James, Balzac gave more and more prominence to Catholic and Legitimist
sentiments; and it was perhaps for her sake that the novelist offered
himself as a candidate for deputy in several districts, but was
defeated in all of them. He thought it quite probable that the Duc de
Fitz-James would be elected in at least two districts, so if he were
not elected at Angouleme, the Duke might use his interest to get him
elected for the place he declined.

It was after Balzac met Madame de Castries that one notes his
extravagant tastes and love of display as shown in his horses and
carriage, his extra servant, his numerous waistcoats, his gold
buttons, his appearance at the opera with his wonderful cane, and his
indulgence in rare pictures, old furniture, and bric-a-brac in

Induced to follow her to Aix, he continued his work, rising at five in
the morning and working until half past five in the afternoon. His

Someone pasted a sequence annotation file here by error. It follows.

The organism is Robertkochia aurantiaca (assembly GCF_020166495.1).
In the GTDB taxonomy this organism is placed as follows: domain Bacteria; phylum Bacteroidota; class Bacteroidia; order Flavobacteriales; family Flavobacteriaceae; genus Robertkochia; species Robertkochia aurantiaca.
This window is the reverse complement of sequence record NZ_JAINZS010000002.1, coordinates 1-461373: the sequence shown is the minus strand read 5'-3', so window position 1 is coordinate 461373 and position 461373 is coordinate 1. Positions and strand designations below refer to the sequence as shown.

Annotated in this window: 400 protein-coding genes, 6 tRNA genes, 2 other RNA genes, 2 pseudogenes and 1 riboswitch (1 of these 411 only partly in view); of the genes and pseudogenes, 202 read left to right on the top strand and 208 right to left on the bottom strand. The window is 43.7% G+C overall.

lunch came from the circle, and at six o'clock, he dined with Madame
de Castries, and spent the evening with her. His intimacy with this
illustrious family increased, and he accepted an invitation to
accompany them to Italy, giving several reasons for this journey:

"I am at the gates of Italy, and I fear to give way to the
temptation of passing through them. The journey would not be
costly; I could make it with the Fitz-James family, who would be
exceedingly agreeable; they are all perfect to me. . . . I travel
as fourth passenger in Mme. de Castries' /vetturino/ and the
bargain--which includes everything, food, carriages, hotels--is a
thousand francs for all of us to go from Geneva to Rome; making my